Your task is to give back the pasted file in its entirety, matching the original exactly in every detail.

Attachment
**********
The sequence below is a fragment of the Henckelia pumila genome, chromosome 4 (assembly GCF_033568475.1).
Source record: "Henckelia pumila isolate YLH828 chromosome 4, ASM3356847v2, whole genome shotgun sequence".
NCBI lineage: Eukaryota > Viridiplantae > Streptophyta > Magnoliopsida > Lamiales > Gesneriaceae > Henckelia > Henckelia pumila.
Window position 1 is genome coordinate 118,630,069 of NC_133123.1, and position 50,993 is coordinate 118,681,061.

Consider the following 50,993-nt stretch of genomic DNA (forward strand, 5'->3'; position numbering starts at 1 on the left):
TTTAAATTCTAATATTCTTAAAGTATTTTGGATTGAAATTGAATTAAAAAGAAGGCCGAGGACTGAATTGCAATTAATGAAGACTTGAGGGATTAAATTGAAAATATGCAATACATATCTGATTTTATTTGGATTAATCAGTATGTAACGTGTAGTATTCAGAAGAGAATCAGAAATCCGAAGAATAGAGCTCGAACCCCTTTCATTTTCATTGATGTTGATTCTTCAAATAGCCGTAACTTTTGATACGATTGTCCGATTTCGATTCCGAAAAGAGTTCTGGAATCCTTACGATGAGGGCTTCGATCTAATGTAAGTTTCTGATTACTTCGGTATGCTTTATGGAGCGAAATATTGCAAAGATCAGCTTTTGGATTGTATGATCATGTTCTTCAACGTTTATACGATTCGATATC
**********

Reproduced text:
The sequence below is a fragment of the Henckelia pumila genome, chromosome 4 (assembly GCF_033568475.1).
Source record: "Henckelia pumila isolate YLH828 chromosome 4, ASM3356847v2, whole genome shotgun sequence".
NCBI lineage: Eukaryota > Viridiplantae > Streptophyta > Magnoliopsida > Lamiales > Gesneriaceae > Henckelia > Henckelia pumila.
Window position 1 is genome coordinate 118,630,069 of NC_133123.1, and position 50,993 is coordinate 118,681,061.

Consider the following 50,993-nt stretch of genomic DNA (forward strand, 5'->3'; position numbering starts at 1 on the left):
TTTAAATTCTAATATTCTTAAAGTATTTTGGATTGAAATTGAATTAAAAAGAAGGCCGAGGACTGAATTGCAATTAATGAAGACTTGAGGGATTAAATTGAAAATATGCAATACATATCTGATTTTATTTGGATTAATCAGTATGTAACGTGTAGTATTCAGAAGAGAATCAGAAATCCGAAGAATAGAGCTCGAACCCCTTTCATTTTCATTGATGTTGATTCTTCAAATAGCCGTAACTTTTGATACGATTGTCCGATTTCGATTCCGAAAAGAGTTCTGGAATCCTTACGATGAGGGCTTCGATCTAATGTAAGTTTCTGATTACTTCGGTATGCTTTATGGAGCGAAATATTGCAAAGATCAGCTTTTGGATTGTATGATCATGTTCTTCAACGTTTATACGATTCGATATC